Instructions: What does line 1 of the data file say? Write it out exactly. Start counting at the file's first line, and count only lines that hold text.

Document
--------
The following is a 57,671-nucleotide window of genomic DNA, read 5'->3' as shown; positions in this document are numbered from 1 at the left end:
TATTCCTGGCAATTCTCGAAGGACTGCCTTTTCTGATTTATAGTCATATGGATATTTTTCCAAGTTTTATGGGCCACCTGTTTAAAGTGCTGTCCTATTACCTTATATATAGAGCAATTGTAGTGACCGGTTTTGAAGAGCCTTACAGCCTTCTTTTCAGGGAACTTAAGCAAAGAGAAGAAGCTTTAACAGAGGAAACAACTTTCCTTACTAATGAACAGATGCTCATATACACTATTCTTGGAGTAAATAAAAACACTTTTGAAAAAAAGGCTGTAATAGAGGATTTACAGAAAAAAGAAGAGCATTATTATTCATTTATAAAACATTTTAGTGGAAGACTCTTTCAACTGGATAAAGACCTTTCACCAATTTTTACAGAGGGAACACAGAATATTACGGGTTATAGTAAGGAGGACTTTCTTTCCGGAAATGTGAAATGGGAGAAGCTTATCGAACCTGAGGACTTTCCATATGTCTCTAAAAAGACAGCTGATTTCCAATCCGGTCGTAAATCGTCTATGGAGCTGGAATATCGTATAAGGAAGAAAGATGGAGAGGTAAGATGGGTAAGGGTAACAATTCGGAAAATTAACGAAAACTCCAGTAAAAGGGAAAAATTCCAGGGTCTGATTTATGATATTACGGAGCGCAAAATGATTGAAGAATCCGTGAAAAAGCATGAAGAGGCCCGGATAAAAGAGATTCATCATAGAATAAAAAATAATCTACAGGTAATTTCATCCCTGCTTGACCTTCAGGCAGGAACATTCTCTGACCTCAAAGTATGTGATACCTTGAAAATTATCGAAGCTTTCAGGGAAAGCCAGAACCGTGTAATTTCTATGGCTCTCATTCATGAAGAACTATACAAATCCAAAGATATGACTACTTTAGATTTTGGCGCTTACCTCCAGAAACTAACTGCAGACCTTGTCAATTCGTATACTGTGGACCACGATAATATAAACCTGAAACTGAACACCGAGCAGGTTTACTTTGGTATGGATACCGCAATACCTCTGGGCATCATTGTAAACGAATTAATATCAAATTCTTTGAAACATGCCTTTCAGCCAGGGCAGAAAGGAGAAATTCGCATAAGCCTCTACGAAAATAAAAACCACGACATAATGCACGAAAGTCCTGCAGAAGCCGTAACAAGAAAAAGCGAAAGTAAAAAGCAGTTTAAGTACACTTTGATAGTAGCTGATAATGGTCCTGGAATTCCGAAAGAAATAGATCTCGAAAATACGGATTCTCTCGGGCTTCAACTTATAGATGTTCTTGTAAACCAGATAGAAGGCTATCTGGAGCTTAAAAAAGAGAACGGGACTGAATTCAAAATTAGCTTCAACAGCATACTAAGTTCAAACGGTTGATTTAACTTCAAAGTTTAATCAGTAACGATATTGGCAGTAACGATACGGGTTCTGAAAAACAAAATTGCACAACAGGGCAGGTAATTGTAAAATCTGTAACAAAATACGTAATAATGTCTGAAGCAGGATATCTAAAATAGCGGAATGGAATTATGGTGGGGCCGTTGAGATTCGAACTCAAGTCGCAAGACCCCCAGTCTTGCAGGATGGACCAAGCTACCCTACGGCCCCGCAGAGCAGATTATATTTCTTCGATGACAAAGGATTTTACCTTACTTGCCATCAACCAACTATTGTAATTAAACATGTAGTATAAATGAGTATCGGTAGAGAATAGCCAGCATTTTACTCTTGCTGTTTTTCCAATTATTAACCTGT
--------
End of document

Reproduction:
The following is a 57,671-nucleotide window of genomic DNA, read 5'->3' as shown; positions in this document are numbered from 1 at the left end: